Research into why adolescent drivers are involved in motor vehicle crashes, the leading cause of injury and death among 16- to 19-year-olds in the United States, has often focused on driving experience and skills.
But a new study from Elizabeth A. Walshe, a postdoctoral fellow at Penn’s Annenberg Public Policy Center (APPC) and the Center for Injury Research and Prevention at CHOP; Dan Romer of APPC; and Flaura Winston of CHOP and the Perelman School of Medicine, suggests that adolescent brain development may play a critical role in whether a teenager is more likely to crash.
The study finds that slower growth in the development of working memory is associated with motor vehicle crashes, which points to cognitive development screening as a potential new strategy for identifying and tailoring driving interventions for teens at high risk for crashes.
This is the first longitudinal study of working memory development in relation to vehicle crashes. The paper, “Working Memory Development and Motor Vehicle Crashes in Young Drivers,” was published in JAMA Network Open.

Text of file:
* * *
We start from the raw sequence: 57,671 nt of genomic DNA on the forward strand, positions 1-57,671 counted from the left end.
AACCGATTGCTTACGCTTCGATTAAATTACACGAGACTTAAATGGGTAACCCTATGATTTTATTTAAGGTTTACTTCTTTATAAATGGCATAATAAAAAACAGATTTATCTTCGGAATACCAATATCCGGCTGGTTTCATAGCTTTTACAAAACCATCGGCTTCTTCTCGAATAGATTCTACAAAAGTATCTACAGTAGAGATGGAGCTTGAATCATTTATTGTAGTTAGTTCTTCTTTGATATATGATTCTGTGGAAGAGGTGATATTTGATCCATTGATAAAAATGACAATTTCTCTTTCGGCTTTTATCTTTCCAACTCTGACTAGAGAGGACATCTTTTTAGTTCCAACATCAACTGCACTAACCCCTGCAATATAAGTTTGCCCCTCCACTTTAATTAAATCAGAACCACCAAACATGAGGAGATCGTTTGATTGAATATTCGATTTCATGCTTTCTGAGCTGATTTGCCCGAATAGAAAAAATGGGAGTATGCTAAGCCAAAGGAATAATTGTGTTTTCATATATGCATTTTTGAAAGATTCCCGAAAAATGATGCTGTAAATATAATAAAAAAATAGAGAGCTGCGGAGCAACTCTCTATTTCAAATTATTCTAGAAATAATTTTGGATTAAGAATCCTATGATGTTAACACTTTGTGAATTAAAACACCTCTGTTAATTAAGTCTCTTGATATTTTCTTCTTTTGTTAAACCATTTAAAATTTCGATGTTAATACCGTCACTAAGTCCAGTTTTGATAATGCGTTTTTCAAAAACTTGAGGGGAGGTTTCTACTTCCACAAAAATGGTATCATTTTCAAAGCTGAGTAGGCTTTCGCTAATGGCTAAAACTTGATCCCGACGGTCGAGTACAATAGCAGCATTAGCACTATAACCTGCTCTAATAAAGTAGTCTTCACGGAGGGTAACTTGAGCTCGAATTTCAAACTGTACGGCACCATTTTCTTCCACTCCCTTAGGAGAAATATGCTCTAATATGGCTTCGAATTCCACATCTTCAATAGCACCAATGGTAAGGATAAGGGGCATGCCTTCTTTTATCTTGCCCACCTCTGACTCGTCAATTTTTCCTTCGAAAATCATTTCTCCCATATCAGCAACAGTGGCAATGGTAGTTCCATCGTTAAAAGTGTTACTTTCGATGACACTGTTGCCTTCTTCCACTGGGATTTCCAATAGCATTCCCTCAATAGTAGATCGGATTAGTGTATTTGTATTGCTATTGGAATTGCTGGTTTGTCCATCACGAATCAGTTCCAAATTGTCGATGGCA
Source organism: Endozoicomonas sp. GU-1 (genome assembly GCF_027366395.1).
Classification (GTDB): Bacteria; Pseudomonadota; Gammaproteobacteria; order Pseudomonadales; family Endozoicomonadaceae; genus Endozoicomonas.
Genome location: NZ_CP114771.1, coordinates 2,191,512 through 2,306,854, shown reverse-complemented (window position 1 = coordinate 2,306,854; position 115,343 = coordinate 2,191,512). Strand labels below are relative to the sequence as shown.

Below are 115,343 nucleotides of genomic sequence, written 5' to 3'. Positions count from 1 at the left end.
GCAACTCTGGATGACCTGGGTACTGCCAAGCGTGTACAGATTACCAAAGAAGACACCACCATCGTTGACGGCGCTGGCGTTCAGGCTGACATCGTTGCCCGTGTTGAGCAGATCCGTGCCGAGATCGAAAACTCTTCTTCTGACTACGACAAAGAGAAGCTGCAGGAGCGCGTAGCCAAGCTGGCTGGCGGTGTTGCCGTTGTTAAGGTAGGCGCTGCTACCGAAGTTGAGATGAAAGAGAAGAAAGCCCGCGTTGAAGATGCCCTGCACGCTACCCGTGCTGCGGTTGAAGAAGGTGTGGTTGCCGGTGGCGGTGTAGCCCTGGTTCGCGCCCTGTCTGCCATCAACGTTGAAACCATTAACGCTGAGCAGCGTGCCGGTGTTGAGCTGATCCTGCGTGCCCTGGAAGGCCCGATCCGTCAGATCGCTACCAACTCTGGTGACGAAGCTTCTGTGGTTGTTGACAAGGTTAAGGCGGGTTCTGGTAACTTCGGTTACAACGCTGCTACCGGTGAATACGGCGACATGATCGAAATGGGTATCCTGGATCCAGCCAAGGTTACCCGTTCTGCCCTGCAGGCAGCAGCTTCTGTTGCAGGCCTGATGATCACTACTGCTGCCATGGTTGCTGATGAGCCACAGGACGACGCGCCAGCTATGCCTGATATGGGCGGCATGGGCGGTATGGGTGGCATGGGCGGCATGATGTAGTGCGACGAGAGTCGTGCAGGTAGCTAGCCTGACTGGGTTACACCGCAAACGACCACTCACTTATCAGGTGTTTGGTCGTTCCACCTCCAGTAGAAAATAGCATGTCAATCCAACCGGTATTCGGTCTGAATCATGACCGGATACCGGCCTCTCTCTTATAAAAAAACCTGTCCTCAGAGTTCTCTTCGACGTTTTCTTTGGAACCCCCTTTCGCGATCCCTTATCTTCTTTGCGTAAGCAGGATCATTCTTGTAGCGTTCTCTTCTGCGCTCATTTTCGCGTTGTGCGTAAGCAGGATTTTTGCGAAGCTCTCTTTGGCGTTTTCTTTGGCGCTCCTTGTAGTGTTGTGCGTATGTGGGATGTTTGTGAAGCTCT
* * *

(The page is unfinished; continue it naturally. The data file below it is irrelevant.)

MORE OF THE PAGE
The research examines data from 118 youth in Philadelphia who were part of a larger group that participated in a six-wave survey from when they were 10- to 12-year-olds, in 2005, until they were 18- to 20-year-olds, in 2013-14. The survey measured working memory development, as well as associated risk-related traits and behaviors. This group later participated in a follow-up survey on driving experience.
“We found that teens who had slower development in working memory were more likely to report being in a crash,” says Walshe, the lead author.
Read more at Annenberg Public Policy Center.